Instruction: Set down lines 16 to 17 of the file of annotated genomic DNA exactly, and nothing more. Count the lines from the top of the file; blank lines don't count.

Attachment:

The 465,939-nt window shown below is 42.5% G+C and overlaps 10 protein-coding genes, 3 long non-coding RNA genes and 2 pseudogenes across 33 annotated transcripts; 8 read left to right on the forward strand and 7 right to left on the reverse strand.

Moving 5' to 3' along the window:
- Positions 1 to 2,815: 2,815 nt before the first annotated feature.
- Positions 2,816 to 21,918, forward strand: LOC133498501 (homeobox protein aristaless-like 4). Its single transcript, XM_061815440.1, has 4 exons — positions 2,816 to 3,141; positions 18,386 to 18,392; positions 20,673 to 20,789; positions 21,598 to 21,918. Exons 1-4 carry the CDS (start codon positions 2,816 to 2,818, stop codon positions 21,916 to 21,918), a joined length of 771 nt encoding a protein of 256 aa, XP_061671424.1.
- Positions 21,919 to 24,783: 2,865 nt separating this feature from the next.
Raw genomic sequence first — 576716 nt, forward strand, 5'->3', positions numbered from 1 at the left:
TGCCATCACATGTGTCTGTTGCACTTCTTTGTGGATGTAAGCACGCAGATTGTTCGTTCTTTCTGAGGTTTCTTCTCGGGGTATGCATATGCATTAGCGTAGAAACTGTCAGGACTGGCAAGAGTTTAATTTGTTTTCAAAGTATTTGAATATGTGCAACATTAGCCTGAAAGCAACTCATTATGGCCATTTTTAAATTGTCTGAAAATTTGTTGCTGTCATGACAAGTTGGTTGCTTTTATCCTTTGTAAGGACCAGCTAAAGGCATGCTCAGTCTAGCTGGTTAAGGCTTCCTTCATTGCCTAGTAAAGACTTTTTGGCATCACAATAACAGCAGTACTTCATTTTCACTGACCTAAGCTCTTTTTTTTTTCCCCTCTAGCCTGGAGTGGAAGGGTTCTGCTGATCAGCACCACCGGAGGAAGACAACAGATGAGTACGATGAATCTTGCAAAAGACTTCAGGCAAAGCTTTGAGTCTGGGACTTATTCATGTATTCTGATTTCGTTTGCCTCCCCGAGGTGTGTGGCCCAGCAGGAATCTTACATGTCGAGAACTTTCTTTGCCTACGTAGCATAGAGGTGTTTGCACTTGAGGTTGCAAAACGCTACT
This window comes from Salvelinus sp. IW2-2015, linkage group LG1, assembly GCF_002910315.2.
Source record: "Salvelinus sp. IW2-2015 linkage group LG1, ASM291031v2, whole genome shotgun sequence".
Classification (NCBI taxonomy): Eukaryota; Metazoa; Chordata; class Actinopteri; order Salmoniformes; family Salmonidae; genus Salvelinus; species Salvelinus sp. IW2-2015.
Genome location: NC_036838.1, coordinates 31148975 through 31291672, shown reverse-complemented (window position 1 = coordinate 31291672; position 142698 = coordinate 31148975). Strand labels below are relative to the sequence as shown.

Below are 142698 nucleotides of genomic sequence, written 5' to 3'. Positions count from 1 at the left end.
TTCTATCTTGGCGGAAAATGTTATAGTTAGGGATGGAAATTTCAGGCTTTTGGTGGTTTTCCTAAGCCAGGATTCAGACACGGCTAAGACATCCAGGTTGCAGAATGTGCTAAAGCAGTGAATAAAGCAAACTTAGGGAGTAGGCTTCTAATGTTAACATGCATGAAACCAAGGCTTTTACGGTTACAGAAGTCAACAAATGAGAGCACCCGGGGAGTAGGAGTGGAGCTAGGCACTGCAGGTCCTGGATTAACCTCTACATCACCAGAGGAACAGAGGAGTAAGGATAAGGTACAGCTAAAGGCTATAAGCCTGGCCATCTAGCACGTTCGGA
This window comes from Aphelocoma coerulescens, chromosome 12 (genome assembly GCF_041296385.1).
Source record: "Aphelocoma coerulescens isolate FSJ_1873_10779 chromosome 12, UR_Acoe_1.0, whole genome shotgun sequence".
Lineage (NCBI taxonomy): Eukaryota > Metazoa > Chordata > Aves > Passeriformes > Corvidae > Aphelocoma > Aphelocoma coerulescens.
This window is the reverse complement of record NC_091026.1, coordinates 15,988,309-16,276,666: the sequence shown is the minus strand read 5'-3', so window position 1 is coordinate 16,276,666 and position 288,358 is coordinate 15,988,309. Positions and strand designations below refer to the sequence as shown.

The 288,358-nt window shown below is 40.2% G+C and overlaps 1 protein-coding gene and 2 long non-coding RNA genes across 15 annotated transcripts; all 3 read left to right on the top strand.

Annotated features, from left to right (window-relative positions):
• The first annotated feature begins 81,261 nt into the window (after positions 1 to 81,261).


Lineage (NCBI taxonomy): Eukaryota > Metazoa > Chordata > Aves > Passeriformes > Corvidae > Aphelocoma > Aphelocoma coerulescens.
This window is the reverse complement of record NC_091026.1, coordinates 15,988,309-16,276,666: the sequence shown is the minus strand read 5'-3', so window position 1 is coordinate 16,276,666 and position 288,358 is coordinate 15,988,309. Positions and strand designations below refer to the sequence as shown.